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Mario CASTELNUOVO-TEDESCO (1895-1968)
Cello concerto in F Major, Op.72 (1935) [30:35]
Sea Murmers, Op.24A (1932) arr. Heifetz/Averil Smith [1:40]
Wolfgang Amadeus MOZART (1756-1791)
Don Giovanni: Serenade (arr. Castelnuovo-Tedesco, 1944) [2:31]
Le Nozze di Figaro (arr. Averil Smith): Voi che sapete [2.57]; Non so più [2:49]
Gioacchino ROSSINI (1792-1868)
The Barber of Seville: Largo al factotum (arr. Castelnuovo-Tedesco/Averil Smith) [5:43]
Maurice RAVEL (1875-1937)
Miroirs (arr. Castelnuovo-Tedesco, 1944): Alborada del gracioso [6:17]; La Vallée des cloches [5:05]
Brinton Averil Smith (cello)
Evelyn Chen (Piano)
Houston Symphony Orchestra/Kazuki Yamada
rec. 2017, Jesse H. Jones Hall for the Performing Arts & Stude Concert Hall, Houston, USA
NAXOS 8.573820 [58:07]

In the 1920s the Italian composer and pianist, Mario Castelnuovo-Tedesco, spent some time in the USA, where he built strong connections with several prominent musicians – such as Heifetz, Segovia and several famous ‘cellists – including Casals, Feuermann, Cassado and Piatigorsky – many of whom he accompanied in recital. It was Gregor Piatigorsky who was to request a ‘cello concerto from the composer and this was completed by 1935, when Piatigorsky gave the premier performance of it with the New York Philharmonic under Toscanini. In spite of being given such an auspicious start the work apparently did not catch on with audiences. However, when Piatigorsky finally dropped it from his concerto repertoire he continued to keep the score close to him, so that other ‘cellists had no opportunity to play it, and the work fell into obscurity. It was not until April 2017 that the musicians on the present recording gave the concerto its first professional concert outing since it was last played by Piatigorsky. However, the world premiere recording of the work appeared at around the same time in a well-received CPO release by Raphael Wallfisch, with the Konzerthaus Orchestra, Berlin, under Nicholas Minton (review).

The concerto is on a fairly large scale, with a substantial orchestra that includes two harps. It clearly requires considerable virtuosity from the soloist – as might be expected. We start with what is, effectively, the slow movement (Sostenuto ed appassionato) and there are initial suggestions of the kind of “biblical” film music atmosphere, familiar from Bloch’s Schelomo (1916) and Voice in the Wilderness (1936). The solo part provides plenty of melodic ideas – although none of them develops in a particularly memorable way and I found it a little difficult to see where the music was going. It’s all fairly positive but, at least on a first hearing, it’s a bit shapeless and doesn’t quite cohere. After about nine minutes of this we get an extended cadenza that lasts a further two and a half minutes – before there is a significant tutti and the movement subsides to a gentle ending with harmonics from the soloist. Unlike the Bloch works there are no real climaxes - unless you count the tutti at the end of the cadenza.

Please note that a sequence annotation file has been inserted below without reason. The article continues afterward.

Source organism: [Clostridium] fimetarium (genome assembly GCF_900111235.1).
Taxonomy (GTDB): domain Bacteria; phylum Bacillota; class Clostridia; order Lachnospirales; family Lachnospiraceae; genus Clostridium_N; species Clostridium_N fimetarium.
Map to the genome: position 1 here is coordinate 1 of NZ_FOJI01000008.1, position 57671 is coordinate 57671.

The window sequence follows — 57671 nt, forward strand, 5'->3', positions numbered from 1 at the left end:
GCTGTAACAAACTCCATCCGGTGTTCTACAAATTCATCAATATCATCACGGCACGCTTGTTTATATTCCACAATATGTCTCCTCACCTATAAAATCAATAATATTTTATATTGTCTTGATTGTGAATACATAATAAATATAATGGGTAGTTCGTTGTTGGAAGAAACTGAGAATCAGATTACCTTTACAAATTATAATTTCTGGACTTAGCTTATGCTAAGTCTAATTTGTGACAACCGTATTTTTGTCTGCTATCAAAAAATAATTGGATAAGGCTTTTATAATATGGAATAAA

The attractive second movement is marked Allegretto gentile and this gives us a jaunty little march-like theme - not unlike something Korngold might have written. There is a particularly luscious second subject and the use of harp and a glockenspiel-like celesta (?) adds an interesting flavour. The third movement (Vivo et impetuoso) has a forceful but brief orchestral fanfare before proceedings are interrupted by another extended cadenza – again all of two and a half minutes worth – in which the soloist introduces various ideas, including the principal theme. In the passages that follow there are two apparent attempts to establish a second subject before we get a big, triple-time theme that forms the basis of two memorable climaxes. (The theme is memorable enough to make me think I was listening to a restatement of an earlier theme in the concerto but repeated hearings indicate this is not the case.) Eventually there is a scampering passage that returns us to the second subject and a triumphant conclusion. It’s all very attractive and the big climaxes make this third movement the most successful. On this basis it’s not clear to me why audiences for the first few performances did not warm to the work.

As for the playing, well here is a splendid, passionate soloist – leader of the ‘cellos in the Houston Symphony Orchestra, but not previously known to me. Intonation is faultless and, in many places, his tone easily recalls that of Piatigorsky. He is fully up to the demands of the music, even if his excellent performance cannot quite rescue the concerto’s first movement from its structural shortcomings. A brief comparison of his performance with that of Wallfisch - a pupil of Piatigorsky – suggests to me that there is nothing much to choose between the two soloists. The most notable difference is that Wallfisch is slightly more expansive in the first movement – mostly in the cadenza (14:15 c.f. 13.42) - and in much of the second (6.14 c.f. 5.33). This, however, is not enough to make the two performances significantly different. Timings of the last movement are very similar.